Glen Shiel is a narrow valley in the northwest Highlands that cuts a line through rugged mountains to drop to Scotland's west coast at Loch Duich, a long finger of sea reaching far into the hills. After rain, which is often, the steep hills and gullies weep water in hundreds of streams and waterfalls that coalesce into foaming white torrents in the lower glen. The north and south sides of the glen are bounded by high, narrow ridges that string together a mouth-watering array of Munros, Scottish mountains over 3000 feet. For some time I'd been wanting to do a circuit of the glen, walking out along one ridge, making a high camp in the mountains and then returning next day along the other ridge. A two-day window of good weather in an otherwise wet and windy holiday week with Bart provided the opportunity.
Day One - South Glen Shiel Ridge, seven Munros, 16 miles, 5971 feet of ascent
We set out early morning along the old Tomdoun road from the Cluanie Inn. It doesn't reach Tomdoun these days having been drowned by the hydroelectric schemes of Glen Garry. We eventually left the old road and picked up a wynding stalker's path that took us up onto the ridge and the first Munro of the day, Creag a Mhaim. A huge walk stretched out ahead of us through a jumble of peaks and a maze of ridges. There was a lot of lingering snow in the coires and gullies but the ridge itself was mostly clear. We headed west under grey skies, collecting more Munros with the passing miles. About halfway along, after the peak of Aonach Air Chrith, we came to the narrowest section of the ridge and picked our way carefully along the top of a thin fin of rock above sheer cliffs that plunged to the coire below.
By late afternoon, the sun had finally broken through and the grey skies had cleared to blue as we clambered up the final Munro at the west end of the ridge, Creag nan Damh. It was the lowest peak of the day but the only one holding onto snow on the top itself. With seven Munros in the bag, we dropped off the ridge and followed a river downstream. It cascaded in a spectacular plume of water over tall cliffs and just below here we made our camp for the night. The sun dropped quickly behind the high peaks and it was soon cold. The temperature, or perhaps the day's exersions, forced us early into our sleeping bags.
Day Two - Brothers' Ridge, three Munros, 7 miles, 4450 feet of ascent
The second day of our mini adventure didn't get off to a perfect start when we got tangled up in steep forestry as we crossed the floor of the glen and then missed the route of a path up onto the ridge. The north side of Glen Shiel is precipitously steep and we found ourselves clambering up grass slopes where a dropped orange would have rolled all the way to the valley bottom. But once on the ridge, the day ahead was pure mountain joy in sunshine and blue skies with spectacular views of the neighbouring peaks, the Five Sisters of Kintail.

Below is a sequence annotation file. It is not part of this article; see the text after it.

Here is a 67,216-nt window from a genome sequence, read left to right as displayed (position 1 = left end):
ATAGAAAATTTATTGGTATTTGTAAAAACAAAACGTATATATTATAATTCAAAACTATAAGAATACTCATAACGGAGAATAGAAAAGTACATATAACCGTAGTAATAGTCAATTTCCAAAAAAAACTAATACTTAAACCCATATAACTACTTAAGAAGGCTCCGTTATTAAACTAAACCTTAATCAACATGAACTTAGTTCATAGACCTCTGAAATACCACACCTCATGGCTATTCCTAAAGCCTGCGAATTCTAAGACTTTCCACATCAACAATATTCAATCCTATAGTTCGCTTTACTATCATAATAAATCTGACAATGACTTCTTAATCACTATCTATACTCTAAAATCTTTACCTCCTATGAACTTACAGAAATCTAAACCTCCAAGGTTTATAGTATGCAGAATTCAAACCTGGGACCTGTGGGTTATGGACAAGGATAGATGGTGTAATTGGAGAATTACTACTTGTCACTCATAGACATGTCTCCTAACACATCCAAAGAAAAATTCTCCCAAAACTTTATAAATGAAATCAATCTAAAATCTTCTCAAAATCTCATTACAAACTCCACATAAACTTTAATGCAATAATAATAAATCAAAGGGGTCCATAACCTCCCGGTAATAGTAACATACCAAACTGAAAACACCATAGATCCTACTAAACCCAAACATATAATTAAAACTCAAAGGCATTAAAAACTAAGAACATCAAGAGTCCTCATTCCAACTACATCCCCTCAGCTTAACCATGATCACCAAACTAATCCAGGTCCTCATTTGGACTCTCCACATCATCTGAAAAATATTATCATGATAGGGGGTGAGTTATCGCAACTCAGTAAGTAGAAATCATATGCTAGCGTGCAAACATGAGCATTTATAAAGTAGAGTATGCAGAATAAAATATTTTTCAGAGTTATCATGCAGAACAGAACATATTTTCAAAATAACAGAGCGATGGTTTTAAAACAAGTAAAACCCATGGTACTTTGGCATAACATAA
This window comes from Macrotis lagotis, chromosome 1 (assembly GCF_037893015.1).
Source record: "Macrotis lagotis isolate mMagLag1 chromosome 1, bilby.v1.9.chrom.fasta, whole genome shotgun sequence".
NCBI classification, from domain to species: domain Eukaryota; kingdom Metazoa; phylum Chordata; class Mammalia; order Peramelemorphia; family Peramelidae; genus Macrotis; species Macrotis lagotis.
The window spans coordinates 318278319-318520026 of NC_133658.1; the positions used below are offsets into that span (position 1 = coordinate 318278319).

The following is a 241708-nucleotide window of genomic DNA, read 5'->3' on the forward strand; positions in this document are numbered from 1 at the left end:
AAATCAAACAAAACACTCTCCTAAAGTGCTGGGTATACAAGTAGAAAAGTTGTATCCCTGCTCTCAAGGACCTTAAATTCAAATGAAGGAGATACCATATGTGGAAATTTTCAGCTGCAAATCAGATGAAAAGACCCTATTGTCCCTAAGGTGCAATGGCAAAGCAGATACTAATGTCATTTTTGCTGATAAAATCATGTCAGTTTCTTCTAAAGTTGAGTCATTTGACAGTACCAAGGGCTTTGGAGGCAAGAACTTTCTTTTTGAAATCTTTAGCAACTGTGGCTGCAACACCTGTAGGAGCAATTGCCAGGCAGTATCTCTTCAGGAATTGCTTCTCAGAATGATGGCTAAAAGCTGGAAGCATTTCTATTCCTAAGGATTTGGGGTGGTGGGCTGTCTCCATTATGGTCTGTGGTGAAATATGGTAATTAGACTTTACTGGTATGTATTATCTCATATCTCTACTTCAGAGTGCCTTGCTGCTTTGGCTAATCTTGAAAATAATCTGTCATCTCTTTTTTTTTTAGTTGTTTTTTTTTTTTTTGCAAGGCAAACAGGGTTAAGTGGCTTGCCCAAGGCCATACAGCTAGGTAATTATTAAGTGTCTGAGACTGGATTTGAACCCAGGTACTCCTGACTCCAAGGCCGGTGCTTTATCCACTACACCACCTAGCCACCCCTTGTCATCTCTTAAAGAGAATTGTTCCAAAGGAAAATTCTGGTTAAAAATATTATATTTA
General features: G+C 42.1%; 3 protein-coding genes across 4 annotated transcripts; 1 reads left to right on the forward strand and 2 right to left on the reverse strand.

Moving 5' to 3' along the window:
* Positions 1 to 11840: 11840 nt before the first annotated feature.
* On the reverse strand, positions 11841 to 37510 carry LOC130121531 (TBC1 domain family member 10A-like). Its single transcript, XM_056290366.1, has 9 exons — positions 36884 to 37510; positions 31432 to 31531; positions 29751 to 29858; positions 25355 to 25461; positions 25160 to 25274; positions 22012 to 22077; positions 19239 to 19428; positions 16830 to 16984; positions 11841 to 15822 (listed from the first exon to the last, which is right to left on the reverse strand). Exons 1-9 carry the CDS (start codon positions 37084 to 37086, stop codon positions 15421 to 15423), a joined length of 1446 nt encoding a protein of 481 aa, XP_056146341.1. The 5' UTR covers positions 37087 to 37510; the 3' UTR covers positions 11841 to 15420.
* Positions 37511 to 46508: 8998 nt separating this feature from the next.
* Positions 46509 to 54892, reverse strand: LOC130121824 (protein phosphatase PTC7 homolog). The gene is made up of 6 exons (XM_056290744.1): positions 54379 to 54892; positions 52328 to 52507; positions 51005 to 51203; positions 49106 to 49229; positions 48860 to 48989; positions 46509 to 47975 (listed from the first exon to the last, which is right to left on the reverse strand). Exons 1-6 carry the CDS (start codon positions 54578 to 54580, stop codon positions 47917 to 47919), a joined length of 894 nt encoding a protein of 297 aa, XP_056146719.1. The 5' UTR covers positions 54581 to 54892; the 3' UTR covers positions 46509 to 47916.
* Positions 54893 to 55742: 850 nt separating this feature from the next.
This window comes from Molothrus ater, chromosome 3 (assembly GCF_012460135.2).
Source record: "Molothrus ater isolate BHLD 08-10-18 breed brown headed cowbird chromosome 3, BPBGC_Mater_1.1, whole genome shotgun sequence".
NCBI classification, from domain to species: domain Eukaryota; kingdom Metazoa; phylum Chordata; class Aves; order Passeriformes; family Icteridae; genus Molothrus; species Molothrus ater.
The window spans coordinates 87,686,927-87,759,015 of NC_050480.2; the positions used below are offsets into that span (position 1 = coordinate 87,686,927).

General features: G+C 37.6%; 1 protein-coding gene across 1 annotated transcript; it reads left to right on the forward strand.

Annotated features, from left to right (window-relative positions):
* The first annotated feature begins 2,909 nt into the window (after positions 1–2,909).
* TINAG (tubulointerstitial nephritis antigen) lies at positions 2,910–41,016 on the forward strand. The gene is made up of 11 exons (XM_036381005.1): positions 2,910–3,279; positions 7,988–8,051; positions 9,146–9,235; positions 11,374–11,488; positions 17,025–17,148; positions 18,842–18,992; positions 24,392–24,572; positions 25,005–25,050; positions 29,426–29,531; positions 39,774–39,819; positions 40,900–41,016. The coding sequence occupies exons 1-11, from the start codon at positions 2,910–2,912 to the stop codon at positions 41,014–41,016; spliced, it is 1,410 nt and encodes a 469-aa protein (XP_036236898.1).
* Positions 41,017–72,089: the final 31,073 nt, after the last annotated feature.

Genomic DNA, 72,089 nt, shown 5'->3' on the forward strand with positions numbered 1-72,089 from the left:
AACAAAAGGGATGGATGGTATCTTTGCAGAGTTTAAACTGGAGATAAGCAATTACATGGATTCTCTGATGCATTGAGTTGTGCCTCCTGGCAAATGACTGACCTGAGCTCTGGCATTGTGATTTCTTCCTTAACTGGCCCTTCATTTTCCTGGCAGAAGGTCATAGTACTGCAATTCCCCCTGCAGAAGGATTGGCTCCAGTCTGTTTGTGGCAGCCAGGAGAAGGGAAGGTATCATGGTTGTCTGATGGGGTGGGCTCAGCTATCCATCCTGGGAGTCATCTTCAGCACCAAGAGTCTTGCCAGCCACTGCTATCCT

The route was again narrow in some places and the top of the second Munro, Sgurr a Bhealaich Dheirg, was strung out at the end of a skinny rock ridge that made a delightful airy stroll. The third Munro on the Brothers' Ridge, and the last of our trip, was a slightly disappointing lump of a peak but we sat there a while in warm sunshine until a chill wind chased us off the top. Back down in the glen, we found the faint line of the old military road that once ran through Glen Shiel, connecting Fort Augustus with barracks at Glenelg. It pleasantly covered the final miles back to our start point at Cluanie Inn where we had cold drinks sitting in the sun, content in the knowledge that we'd climbed ten new Munros.
More photos - click HERE.
Start/finish - Cluanie Inn, Glen Shiel where the Fort William/Skye bus drops and picks up.
Map: OS Landranger 33
Route: Take the private road that heads south about 300m east of Cluanie Inn. Just as the road begins to drop to Glen Loyne a path leaves on the right. It soon splits - take the right hand split. This path zig-zags up to the first Munro on the ridge, Creag a Mhaim. The route west along the ridge is obvious in clear weather with a good path all the way. There are a couple of narrow sections on the ridge. For the second of these, as above, you need a bit of a head for heights although the exposure is minimal. After the last Munro on the ridge, Creag nan Damh, we returned to the bealach just before it and descended into Am Fraoch-choire, staying well on the east side of the river to avoid cliffs and then crossing easily at the bottom of the waterfall. From here there is a clear path and we camped a little further down beside the river. Next day we continued down the path. When it reaches forestry, it's better to walk on the east boundary of the forestry than to go through the middle. We then joined the main road in the glen, the A87, and walked east for 1.5km to a small layby on the north side where a path up to the north side ridge is signposted. At some point above the forestry we missed a faint split and ended up joining the ridge further west than planned. Once on the ridge, the route east across the Munros is again obvious with a good path. We came off our final Munro, Aonach Meadhoin, via its south ridge. Once down in the valley we picked up the old military road east of the forestry here which provided a good walking route back to the Cluanie Inn.
Tip: If camping is not your thing, you could do this route starting at the west end and stay at the Cluanie Inn overnight.